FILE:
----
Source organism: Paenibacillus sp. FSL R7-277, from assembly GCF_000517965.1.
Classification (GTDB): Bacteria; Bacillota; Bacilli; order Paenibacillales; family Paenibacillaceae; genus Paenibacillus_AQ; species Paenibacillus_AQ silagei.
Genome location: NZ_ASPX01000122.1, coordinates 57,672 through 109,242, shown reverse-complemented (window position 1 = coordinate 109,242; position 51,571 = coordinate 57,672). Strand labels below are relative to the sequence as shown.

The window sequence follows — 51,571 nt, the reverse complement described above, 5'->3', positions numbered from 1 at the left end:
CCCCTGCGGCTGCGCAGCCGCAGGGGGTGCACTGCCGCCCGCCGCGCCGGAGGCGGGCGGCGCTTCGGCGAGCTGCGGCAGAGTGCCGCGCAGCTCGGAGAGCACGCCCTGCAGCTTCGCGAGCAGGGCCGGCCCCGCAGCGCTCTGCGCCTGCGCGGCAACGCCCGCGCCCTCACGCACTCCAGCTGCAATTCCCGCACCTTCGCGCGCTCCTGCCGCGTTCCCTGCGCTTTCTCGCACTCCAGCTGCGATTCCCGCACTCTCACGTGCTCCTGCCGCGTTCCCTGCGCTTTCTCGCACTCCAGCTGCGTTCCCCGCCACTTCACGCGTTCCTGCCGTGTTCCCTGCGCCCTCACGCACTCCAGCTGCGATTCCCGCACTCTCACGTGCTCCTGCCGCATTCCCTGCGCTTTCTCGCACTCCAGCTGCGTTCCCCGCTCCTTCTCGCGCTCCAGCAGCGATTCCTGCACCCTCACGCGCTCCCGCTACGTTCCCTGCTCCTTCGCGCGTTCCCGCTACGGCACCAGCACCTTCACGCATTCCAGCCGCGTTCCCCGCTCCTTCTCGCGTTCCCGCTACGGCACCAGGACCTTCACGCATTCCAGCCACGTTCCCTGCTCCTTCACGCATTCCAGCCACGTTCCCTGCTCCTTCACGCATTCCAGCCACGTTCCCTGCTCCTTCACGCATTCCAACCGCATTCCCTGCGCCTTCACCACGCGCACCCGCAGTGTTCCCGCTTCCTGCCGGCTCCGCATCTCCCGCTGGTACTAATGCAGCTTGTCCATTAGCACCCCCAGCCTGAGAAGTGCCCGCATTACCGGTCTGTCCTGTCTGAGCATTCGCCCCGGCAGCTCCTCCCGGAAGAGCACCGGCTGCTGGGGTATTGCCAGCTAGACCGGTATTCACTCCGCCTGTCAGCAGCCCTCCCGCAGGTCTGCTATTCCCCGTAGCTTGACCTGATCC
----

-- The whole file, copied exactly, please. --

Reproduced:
Source organism: Paenibacillus sp. FSL R7-277, from assembly GCF_000517965.1.
Classification (GTDB): Bacteria; Bacillota; Bacilli; order Paenibacillales; family Paenibacillaceae; genus Paenibacillus_AQ; species Paenibacillus_AQ silagei.
Genome location: NZ_ASPX01000122.1, coordinates 57,672 through 109,242, shown reverse-complemented (window position 1 = coordinate 109,242; position 51,571 = coordinate 57,672). Strand labels below are relative to the sequence as shown.

The window sequence follows — 51,571 nt, the reverse complement described above, 5'->3', positions numbered from 1 at the left end:
CCCCTGCGGCTGCGCAGCCGCAGGGGGTGCACTGCCGCCCGCCGCGCCGGAGGCGGGCGGCGCTTCGGCGAGCTGCGGCAGAGTGCCGCGCAGCTCGGAGAGCACGCCCTGCAGCTTCGCGAGCAGGGCCGGCCCCGCAGCGCTCTGCGCCTGCGCGGCAACGCCCGCGCCCTCACGCACTCCAGCTGCAATTCCCGCACCTTCGCGCGCTCCTGCCGCGTTCCCTGCGCTTTCTCGCACTCCAGCTGCGATTCCCGCACTCTCACGTGCTCCTGCCGCGTTCCCTGCGCTTTCTCGCACTCCAGCTGCGTTCCCCGCCACTTCACGCGTTCCTGCCGTGTTCCCTGCGCCCTCACGCACTCCAGCTGCGATTCCCGCACTCTCACGTGCTCCTGCCGCATTCCCTGCGCTTTCTCGCACTCCAGCTGCGTTCCCCGCTCCTTCTCGCGCTCCAGCAGCGATTCCTGCACCCTCACGCGCTCCCGCTACGTTCCCTGCTCCTTCGCGCGTTCCCGCTACGGCACCAGCACCTTCACGCATTCCAGCCGCGTTCCCCGCTCCTTCTCGCGTTCCCGCTACGGCACCAGGACCTTCACGCATTCCAGCCACGTTCCCTGCTCCTTCACGCATTCCAGCCACGTTCCCTGCTCCTTCACGCATTCCAGCCACGTTCCCTGCTCCTTCACGCATTCCAACCGCATTCCCTGCGCCTTCACCACGCGCACCCGCAGTGTTCCCGCTTCCTGCCGGCTCCGCATCTCCCGCTGGTACTAATGCAGCTTGTCCATTAGCACCCCCAGCCTGAGAAGTGCCCGCATTACCGGTCTGTCCTGTCTGAGCATTCGCCCCGGCAGCTCCTCCCGGAAGAGCACCGGCTGCTGGGGTATTGCCAGCTAGACCGGTATTCACTCCGCCTGTCAGCAGCCCTCCCGCAGGTCTGCTATTCCCCGTAGCTTGACCTGATCC